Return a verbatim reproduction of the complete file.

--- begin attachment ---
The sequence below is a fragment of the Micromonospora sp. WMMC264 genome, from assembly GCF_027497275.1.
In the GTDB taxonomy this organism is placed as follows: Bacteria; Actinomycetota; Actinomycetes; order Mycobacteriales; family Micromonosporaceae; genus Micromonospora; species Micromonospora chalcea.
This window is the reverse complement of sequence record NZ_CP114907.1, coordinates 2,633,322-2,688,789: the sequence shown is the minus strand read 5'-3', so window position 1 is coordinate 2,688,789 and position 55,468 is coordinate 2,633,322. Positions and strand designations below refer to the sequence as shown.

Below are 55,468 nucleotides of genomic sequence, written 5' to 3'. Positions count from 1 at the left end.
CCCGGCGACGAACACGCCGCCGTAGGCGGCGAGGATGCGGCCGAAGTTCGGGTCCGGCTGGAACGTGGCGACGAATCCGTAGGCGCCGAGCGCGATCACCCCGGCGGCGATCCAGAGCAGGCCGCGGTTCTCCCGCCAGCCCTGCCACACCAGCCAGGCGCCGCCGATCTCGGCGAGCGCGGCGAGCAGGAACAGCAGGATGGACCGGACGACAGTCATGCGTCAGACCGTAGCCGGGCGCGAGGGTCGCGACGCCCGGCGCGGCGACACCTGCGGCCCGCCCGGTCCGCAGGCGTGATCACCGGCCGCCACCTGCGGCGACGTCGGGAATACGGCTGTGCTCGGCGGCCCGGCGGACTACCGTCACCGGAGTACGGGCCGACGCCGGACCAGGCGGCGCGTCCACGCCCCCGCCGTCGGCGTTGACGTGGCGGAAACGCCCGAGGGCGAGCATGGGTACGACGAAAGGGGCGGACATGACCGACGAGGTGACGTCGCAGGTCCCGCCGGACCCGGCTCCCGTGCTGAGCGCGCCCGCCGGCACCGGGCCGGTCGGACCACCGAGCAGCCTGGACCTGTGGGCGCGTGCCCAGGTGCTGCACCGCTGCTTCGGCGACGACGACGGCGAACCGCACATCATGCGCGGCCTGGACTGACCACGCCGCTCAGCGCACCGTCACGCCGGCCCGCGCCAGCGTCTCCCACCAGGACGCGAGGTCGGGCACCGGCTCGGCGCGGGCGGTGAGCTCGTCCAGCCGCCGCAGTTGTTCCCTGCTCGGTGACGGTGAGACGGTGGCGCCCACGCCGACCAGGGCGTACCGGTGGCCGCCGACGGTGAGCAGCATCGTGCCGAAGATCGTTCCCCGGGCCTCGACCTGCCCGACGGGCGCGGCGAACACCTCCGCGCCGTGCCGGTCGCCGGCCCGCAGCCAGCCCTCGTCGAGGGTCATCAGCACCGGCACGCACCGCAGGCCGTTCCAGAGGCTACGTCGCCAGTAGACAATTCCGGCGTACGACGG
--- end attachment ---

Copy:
The sequence below is a fragment of the Micromonospora sp. WMMC264 genome, from assembly GCF_027497275.1.
In the GTDB taxonomy this organism is placed as follows: Bacteria; Actinomycetota; Actinomycetes; order Mycobacteriales; family Micromonosporaceae; genus Micromonospora; species Micromonospora chalcea.
This window is the reverse complement of sequence record NZ_CP114907.1, coordinates 2,633,322-2,688,789: the sequence shown is the minus strand read 5'-3', so window position 1 is coordinate 2,688,789 and position 55,468 is coordinate 2,633,322. Positions and strand designations below refer to the sequence as shown.

Below are 55,468 nucleotides of genomic sequence, written 5' to 3'. Positions count from 1 at the left end.
CCCGGCGACGAACACGCCGCCGTAGGCGGCGAGGATGCGGCCGAAGTTCGGGTCCGGCTGGAACGTGGCGACGAATCCGTAGGCGCCGAGCGCGATCACCCCGGCGGCGATCCAGAGCAGGCCGCGGTTCTCCCGCCAGCCCTGCCACACCAGCCAGGCGCCGCCGATCTCGGCGAGCGCGGCGAGCAGGAACAGCAGGATGGACCGGACGACAGTCATGCGTCAGACCGTAGCCGGGCGCGAGGGTCGCGACGCCCGGCGCGGCGACACCTGCGGCCCGCCCGGTCCGCAGGCGTGATCACCGGCCGCCACCTGCGGCGACGTCGGGAATACGGCTGTGCTCGGCGGCCCGGCGGACTACCGTCACCGGAGTACGGGCCGACGCCGGACCAGGCGGCGCGTCCACGCCCCCGCCGTCGGCGTTGACGTGGCGGAAACGCCCGAGGGCGAGCATGGGTACGACGAAAGGGGCGGACATGACCGACGAGGTGACGTCGCAGGTCCCGCCGGACCCGGCTCCCGTGCTGAGCGCGCCCGCCGGCACCGGGCCGGTCGGACCACCGAGCAGCCTGGACCTGTGGGCGCGTGCCCAGGTGCTGCACCGCTGCTTCGGCGACGACGACGGCGAACCGCACATCATGCGCGGCCTGGACTGACCACGCCGCTCAGCGCACCGTCACGCCGGCCCGCGCCAGCGTCTCCCACCAGGACGCGAGGTCGGGCACCGGCTCGGCGCGGGCGGTGAGCTCGTCCAGCCGCCGCAGTTGTTCCCTGCTCGGTGACGGTGAGACGGTGGCGCCCACGCCGACCAGGGCGTACCGGTGGCCGCCGACGGTGAGCAGCATCGTGCCGAAGATCGTTCCCCGGGCCTCGACCTGCCCGACGGGCGCGGCGAACACCTCCGCGCCGTGCCGGTCGCCGGCCCGCAGCCAGCCCTCGTCGAGGGTCATCAGCACCGGCACGCACCGCAGGCCGTTCCAGAGGCTACGTCGCCAGTAGACAATTCCGGCGTACGACGG